Shares in Sirus Minerals rallied by over 5%, on the news that it has attracted up to $300m of funding for a massive potash mine in the UK.
Sirus has signed a financing deal with Hancock Prospecting, the Australian mineral giant owned by Australian billionaire Gina Rinehart.
The deal comes as Ms Rinehart's other new agricultural venture, a bid on a huge cattle station in Australia, faces unwelcome competition.
Under the terms of the agreement, Hancock British Holdings will receive 5.0% of the profits on the first 13m tonnes of fertiliser produced every year, a 1.0% from all additional sales.
Sirus will receive $250m, and Hancock will also acquire $50mln-worth of Sirius shares.
The deal will be dependent on additional funding for the development being secured.
The mine, based in North Yorkshire, is expected to have a capacity of up to 20m tonnes of polyhalite a year, with the total size of the reserves estimated over 2bn tonnes.
Compared to muriate of potash, the most common type of potash used in agriculture, polyhalite has lower potassium levels, but is richer in other plant nutrients such as sulphur, magnesium, and calcium.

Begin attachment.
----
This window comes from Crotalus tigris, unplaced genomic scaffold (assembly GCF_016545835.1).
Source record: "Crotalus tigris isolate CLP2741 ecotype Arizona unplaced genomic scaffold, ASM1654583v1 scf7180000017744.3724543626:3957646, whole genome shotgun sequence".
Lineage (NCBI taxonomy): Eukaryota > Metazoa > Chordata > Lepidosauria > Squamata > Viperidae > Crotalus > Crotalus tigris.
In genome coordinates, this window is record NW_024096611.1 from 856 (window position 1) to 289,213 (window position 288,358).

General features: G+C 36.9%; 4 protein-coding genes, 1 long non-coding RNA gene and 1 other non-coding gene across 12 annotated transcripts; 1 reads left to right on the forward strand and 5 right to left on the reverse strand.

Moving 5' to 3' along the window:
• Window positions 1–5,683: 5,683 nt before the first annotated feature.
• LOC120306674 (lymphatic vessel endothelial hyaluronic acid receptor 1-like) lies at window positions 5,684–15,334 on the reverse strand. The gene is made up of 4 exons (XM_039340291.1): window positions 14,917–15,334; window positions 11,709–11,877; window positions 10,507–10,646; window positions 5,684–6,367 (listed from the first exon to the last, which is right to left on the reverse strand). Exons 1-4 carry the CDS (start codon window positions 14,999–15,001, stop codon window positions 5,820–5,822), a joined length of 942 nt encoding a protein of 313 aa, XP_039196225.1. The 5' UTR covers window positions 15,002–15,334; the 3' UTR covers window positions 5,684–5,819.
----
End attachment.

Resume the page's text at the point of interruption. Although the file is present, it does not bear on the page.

This makes direct comparison between global potash demand, seen at around 60m tonnes this year, and the capacity at the York mine, difficult.
The polyhalite will be marketed as a premium product, and tests suggest it is most useful for fruit and vegetable production.
This is not the first foray into the agricultural space for Ms Rinehart, Australia's richest woman, who has been buying cattle stations in Australia over the past year.
But she faced a setback this week, as she was gazumped in a bidding war for Australian cattle giant S Kidman & Co.
A joint-venture from Ms Rinehart's Hancock Prospecting, and a Chinese real estate company, was been topped by an offer from a consortium of Australian ranching families on Tuesday.
By William Clarke